This is a post by David.

Continued learning has always been incredibly important to me. Anyone who knows me is aware of my penchant for picking up random skills (Indian vegetarian cooking, anyone? rock climbing? Kettlebell strength training?). It must come from my mother, who certainly is a Jill-of-all-trades.

I just finished my most recent iPhone app for a client so now I have a few weeks off before we go to Europe. My only responsibility for the next month is to plan our next trip, and while that will be a lot of work, it should hardly fill my schedule (I hope).

So since I have a little free time, I decided to go back to school.

Now I doubt that any self-respecting university would let me through its doors, so I’ve designed my own curriculum based on the skills I want to learn and the time that I have before our trip. One thing that I liked about college was having a structure for learning and defined goals, so I’ve tried to recreate this by coming up with a class schedule for myself. It looks something like this:

  • 7:30-9:00 exercise, breakfast, shower
  • 9:00-9:50 Italian lessons
  • 10:00-10:50 trip planning
  • 11:00-11:50 new iOS features, 2D graphics
  • 12:00-1:00 lunch, go for a walk, check email
  • 1:00-5:00 work study
  • 5:00-10:00 (Monday and Wednesday) sailing, (Tuesday and Thursday) harmonica, dinner, study, homework

In addition to a schedule, I’ve sort of created a syllabus for each class. I tried to identify what I want to learn and how I plan on learning it:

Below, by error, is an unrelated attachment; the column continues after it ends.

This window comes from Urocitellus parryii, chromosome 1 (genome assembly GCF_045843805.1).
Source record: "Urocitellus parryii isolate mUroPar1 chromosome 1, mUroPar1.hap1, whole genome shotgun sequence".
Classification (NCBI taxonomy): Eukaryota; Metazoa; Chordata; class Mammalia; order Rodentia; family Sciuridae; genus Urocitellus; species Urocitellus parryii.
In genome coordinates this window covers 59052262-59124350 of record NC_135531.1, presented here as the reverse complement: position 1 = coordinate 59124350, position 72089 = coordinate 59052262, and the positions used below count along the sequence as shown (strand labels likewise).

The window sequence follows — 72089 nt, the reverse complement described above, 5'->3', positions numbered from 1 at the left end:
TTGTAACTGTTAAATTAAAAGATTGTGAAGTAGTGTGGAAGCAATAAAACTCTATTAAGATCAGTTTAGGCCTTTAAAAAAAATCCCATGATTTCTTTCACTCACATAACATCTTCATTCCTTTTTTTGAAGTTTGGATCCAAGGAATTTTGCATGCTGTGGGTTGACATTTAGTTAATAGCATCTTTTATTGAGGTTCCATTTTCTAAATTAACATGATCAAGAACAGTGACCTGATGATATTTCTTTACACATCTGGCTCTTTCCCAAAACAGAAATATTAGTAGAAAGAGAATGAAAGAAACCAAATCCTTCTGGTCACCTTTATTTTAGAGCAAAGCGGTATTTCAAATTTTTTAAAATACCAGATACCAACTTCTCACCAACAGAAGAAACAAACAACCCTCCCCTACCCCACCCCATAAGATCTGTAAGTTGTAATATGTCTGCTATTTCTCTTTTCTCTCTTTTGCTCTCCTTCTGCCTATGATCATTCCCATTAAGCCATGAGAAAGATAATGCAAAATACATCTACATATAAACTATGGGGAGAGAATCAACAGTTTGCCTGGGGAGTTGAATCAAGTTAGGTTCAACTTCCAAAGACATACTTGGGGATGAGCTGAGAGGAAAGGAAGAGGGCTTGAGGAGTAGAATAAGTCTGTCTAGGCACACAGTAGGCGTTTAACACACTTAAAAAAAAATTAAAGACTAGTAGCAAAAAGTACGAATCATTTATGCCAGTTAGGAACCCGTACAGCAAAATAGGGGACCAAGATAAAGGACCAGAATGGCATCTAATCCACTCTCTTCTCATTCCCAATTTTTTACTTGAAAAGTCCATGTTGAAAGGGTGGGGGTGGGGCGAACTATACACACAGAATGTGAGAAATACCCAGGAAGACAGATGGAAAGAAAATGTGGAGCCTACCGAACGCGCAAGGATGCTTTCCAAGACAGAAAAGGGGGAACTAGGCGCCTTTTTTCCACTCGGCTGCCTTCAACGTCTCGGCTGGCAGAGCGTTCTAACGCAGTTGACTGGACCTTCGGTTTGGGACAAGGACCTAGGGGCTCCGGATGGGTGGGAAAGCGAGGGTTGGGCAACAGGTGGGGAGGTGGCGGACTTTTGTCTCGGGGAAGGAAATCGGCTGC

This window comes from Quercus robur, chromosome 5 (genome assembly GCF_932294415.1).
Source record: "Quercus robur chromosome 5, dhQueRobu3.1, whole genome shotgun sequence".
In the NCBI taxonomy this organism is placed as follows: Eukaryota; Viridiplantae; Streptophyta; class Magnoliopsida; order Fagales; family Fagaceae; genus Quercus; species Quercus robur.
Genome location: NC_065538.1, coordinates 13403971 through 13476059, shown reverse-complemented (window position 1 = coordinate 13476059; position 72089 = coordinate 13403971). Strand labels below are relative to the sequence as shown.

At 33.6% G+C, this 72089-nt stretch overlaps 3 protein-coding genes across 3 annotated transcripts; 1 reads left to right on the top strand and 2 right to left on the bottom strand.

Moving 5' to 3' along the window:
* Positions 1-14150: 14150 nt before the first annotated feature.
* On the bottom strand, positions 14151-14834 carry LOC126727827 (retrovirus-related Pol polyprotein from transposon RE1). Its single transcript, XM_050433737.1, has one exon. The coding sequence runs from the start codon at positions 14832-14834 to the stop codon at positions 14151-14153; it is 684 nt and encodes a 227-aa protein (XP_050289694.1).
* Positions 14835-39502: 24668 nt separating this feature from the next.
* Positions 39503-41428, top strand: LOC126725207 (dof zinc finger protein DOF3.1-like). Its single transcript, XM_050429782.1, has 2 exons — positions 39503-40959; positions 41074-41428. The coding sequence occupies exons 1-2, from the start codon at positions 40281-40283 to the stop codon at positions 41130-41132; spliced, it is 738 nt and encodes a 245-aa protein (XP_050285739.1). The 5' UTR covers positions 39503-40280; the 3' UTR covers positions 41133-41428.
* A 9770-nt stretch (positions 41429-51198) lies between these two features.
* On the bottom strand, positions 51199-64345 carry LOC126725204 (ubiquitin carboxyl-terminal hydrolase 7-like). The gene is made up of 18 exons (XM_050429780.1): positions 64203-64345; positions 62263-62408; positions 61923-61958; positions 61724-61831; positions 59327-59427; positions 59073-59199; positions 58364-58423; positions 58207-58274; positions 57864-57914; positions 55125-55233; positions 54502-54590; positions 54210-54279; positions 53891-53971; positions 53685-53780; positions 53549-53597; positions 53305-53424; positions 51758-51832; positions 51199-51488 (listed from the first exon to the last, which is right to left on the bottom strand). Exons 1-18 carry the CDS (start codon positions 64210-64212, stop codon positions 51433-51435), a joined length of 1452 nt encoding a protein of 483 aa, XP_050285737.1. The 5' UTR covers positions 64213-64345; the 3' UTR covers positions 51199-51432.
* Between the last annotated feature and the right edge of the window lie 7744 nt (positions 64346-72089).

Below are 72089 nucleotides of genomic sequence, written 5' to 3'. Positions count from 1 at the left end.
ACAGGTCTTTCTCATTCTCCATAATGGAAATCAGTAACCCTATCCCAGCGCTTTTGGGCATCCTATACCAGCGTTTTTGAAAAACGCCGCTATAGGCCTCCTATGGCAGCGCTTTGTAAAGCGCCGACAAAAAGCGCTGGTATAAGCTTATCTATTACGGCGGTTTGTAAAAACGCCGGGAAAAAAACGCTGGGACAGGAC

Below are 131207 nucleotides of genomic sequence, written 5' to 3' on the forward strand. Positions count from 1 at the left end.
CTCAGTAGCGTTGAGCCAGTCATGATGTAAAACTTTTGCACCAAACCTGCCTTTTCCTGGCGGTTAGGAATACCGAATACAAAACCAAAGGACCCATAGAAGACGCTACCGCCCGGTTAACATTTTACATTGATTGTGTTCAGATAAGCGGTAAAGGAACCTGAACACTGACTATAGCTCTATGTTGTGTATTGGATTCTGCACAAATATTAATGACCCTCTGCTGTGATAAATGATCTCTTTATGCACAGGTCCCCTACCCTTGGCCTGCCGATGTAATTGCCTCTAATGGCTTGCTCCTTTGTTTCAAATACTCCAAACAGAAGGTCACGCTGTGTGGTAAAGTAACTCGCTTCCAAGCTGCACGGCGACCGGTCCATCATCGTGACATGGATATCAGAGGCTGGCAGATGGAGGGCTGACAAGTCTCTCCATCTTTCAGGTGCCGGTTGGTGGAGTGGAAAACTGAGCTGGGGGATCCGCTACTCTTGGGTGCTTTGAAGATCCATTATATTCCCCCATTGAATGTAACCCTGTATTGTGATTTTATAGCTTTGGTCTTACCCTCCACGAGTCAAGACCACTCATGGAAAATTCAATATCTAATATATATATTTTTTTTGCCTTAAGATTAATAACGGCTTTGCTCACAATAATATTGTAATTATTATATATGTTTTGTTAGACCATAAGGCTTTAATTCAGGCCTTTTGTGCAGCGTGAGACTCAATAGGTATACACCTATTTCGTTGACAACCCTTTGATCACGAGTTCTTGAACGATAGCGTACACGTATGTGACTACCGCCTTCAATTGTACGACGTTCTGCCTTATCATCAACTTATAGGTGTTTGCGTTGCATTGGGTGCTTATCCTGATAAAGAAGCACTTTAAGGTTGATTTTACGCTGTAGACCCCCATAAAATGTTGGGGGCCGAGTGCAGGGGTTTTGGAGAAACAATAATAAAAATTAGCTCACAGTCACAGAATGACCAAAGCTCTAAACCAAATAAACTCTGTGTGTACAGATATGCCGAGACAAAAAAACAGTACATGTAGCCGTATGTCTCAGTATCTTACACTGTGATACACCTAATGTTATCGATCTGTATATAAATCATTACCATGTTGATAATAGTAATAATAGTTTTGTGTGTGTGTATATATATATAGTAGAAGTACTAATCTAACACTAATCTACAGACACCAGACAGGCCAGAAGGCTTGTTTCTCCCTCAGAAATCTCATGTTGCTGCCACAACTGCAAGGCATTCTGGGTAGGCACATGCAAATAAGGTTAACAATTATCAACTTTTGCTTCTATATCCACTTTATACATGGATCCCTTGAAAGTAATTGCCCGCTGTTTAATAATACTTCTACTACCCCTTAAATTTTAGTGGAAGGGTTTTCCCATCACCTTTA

I studied Italian in college and spent a few months in Venice, but I’ve hardly practiced the language since I graduated. First I’d like to go through the old material that I have and “reawaken” the things that I should already know.

After that, I’ll take out some books and DVDs from the library. I might also try some podcasts and courses from iTunes U. And finally, perhaps most importantly, I’ll practice with speakers who are better than me, such as the folks at the Boston Italian Language Meetup.

Trip planning

This isn’t exactly a course per se, but it’s similar to what we called “PQP” at WPI (my alma mater). PQP is “Preparation for a Qualifying Project” and in many cases, it’s more work than the project itself!

Planning a two month journey through Europe will be no small task. I’ll need to figure out what cities to visit, how we are going to get there, and where we will stay when we arrive. I’ll need to look at flights, talk to the fine customer service reps at various airlines, and schedule reward flights to mainland Portugal and from Italy (I think) to the US. I’ll be looking into workshare opportunities, WWOOFing, and I’ll be contacting friends and friends-of-friends (and friends-of-friends-of-friends) that are in Europe. And let’s not forget new gear, travel insurance, and everything else we’ll need.